The offending child had done nothing more than pretend to shoot a classmate on the playground with a "bow and arrow" — a bow and arrow that didn't actually exist. For his trouble, he earned three days' worth of out-of-school suspension, and his parents are wondering how this happened.
His mom and dad said that their son was playing a game of Power Rangers when the incident occurred, and when they tried to reason with the principal, they found out that any real, pretend or imitated violence would not be tolerated at Our Lady of Lourdes in Cincinnati. So their boy had to serve out the rest of his suspension, but they don't want to stop him from playing pretend.
And they shouldn't. Despite this way over-the-top punishment that was doled out to a 6-year-old pretending to be a Power Ranger, pretend play is a crucial part of growth and development in the life of a child, according to Doris Bergen of Miami University. For starters, it enables kids to learn about themselves and their world, helping to sort out what their own personal likes and dislikes are. It also allows them to interact with their environment in new and different ways, and it helps fine-tune social skills, like taking turns, sharing and negotiation.
Another benefit of make-believe is that it helps kids learn valuable problem-solving skills as they create complex situations and work out a solution by themselves. It helps kids learn to self-regulate, and also allows kids to make up their own rules, by which they can learn about discipline as they dole out "punishment" as they deem necessary.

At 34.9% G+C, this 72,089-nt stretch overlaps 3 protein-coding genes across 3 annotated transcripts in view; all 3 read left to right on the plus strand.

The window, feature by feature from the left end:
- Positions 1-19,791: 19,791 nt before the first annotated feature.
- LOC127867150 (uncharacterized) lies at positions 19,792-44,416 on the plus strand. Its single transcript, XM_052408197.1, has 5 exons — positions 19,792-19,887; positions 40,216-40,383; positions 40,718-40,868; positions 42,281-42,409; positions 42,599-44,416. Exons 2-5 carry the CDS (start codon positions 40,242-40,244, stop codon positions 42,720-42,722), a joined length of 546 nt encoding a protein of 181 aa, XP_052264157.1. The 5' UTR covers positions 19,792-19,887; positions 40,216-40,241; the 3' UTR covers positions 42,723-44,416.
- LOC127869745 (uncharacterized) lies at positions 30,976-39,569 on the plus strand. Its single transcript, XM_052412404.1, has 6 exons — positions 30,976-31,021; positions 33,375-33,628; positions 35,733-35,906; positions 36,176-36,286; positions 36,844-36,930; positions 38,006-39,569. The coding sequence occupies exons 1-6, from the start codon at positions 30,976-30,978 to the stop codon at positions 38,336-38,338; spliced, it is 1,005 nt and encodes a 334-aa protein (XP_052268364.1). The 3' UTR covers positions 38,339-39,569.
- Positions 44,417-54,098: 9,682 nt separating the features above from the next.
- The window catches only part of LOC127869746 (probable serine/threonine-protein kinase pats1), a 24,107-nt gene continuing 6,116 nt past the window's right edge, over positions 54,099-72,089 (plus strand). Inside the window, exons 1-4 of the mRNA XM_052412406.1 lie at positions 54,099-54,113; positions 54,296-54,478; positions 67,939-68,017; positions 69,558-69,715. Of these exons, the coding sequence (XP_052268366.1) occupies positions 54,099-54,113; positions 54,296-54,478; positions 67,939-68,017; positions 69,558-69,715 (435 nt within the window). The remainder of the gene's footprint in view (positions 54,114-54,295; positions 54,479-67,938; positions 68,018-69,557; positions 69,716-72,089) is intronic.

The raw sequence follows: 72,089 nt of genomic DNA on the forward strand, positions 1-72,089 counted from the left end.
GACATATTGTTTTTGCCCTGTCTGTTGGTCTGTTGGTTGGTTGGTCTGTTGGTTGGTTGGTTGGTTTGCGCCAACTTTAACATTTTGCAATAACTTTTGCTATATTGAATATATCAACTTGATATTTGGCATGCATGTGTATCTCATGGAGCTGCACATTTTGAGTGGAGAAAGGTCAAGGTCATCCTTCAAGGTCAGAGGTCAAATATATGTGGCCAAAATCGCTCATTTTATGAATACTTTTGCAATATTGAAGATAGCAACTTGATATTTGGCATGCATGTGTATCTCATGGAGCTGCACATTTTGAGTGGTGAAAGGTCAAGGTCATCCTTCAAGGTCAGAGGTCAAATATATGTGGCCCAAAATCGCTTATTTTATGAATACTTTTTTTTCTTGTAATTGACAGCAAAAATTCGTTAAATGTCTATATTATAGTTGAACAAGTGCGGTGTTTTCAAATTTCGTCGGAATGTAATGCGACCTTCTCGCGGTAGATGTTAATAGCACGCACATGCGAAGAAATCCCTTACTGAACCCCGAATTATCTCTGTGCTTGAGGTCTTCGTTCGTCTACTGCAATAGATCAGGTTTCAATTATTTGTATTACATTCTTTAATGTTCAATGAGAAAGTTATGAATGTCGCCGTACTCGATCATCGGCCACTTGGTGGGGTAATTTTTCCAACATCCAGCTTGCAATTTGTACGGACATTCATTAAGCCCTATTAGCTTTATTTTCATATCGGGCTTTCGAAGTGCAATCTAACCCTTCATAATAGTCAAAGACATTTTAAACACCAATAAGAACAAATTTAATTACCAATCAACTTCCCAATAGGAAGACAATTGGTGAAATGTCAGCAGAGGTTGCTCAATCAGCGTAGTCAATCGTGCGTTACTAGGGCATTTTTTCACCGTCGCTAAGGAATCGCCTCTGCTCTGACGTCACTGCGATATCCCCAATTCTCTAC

Playing make-believe also boosts vocabulary and language skills, as they often interact with other kids or pretend play by themselves. Exploration of language, stories and narrative help develop those skills — all of which improve a child's ability to learn in a structured academic setting.
Besides, playing make-believe is fun, and as this first-grader's parents point out, they're not about to tell him that he can no longer pretend to be a superhero or play Ninja Turtles. They recognize that it's not healthy to squash a child's imagination, and rightly so. Their hope is that their experience will change the way future similar incidents are handled at the school. Of course, schools should prohibit real violence, actual weapons and serious threats. But anyone can see that a 6-year-old child can pretend to shoot an imaginary bow and arrow and that this is nothing more than beneficial pretend play.
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